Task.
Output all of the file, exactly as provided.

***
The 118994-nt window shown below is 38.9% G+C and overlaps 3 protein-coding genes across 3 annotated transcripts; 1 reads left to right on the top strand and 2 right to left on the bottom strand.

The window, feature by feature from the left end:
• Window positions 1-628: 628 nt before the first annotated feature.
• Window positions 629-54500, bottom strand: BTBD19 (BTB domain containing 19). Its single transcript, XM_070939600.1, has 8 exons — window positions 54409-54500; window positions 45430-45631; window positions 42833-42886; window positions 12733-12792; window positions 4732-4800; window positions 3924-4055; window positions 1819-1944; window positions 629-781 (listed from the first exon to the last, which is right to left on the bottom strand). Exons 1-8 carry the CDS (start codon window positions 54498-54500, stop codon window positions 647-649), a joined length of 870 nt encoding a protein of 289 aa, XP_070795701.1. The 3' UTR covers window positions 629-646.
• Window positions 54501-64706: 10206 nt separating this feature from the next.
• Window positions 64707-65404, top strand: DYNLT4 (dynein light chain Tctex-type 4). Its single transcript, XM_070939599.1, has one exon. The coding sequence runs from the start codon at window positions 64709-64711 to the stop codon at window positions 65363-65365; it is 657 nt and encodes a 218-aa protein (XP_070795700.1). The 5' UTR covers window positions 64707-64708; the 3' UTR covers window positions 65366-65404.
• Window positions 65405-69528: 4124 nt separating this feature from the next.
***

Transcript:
The 118994-nt window shown below is 38.9% G+C and overlaps 3 protein-coding genes across 3 annotated transcripts; 1 reads left to right on the top strand and 2 right to left on the bottom strand.

The window, feature by feature from the left end:
• Window positions 1-628: 628 nt before the first annotated feature.
• Window positions 629-54500, bottom strand: BTBD19 (BTB domain containing 19). Its single transcript, XM_070939600.1, has 8 exons — window positions 54409-54500; window positions 45430-45631; window positions 42833-42886; window positions 12733-12792; window positions 4732-4800; window positions 3924-4055; window positions 1819-1944; window positions 629-781 (listed from the first exon to the last, which is right to left on the bottom strand). Exons 1-8 carry the CDS (start codon window positions 54498-54500, stop codon window positions 647-649), a joined length of 870 nt encoding a protein of 289 aa, XP_070795701.1. The 3' UTR covers window positions 629-646.
• Window positions 54501-64706: 10206 nt separating this feature from the next.
• Window positions 64707-65404, top strand: DYNLT4 (dynein light chain Tctex-type 4). Its single transcript, XM_070939599.1, has one exon. The coding sequence runs from the start codon at window positions 64709-64711 to the stop codon at window positions 65363-65365; it is 657 nt and encodes a 218-aa protein (XP_070795700.1). The 5' UTR covers window positions 64707-64708; the 3' UTR covers window positions 65366-65404.
• Window positions 65405-69528: 4124 nt separating this feature from the next.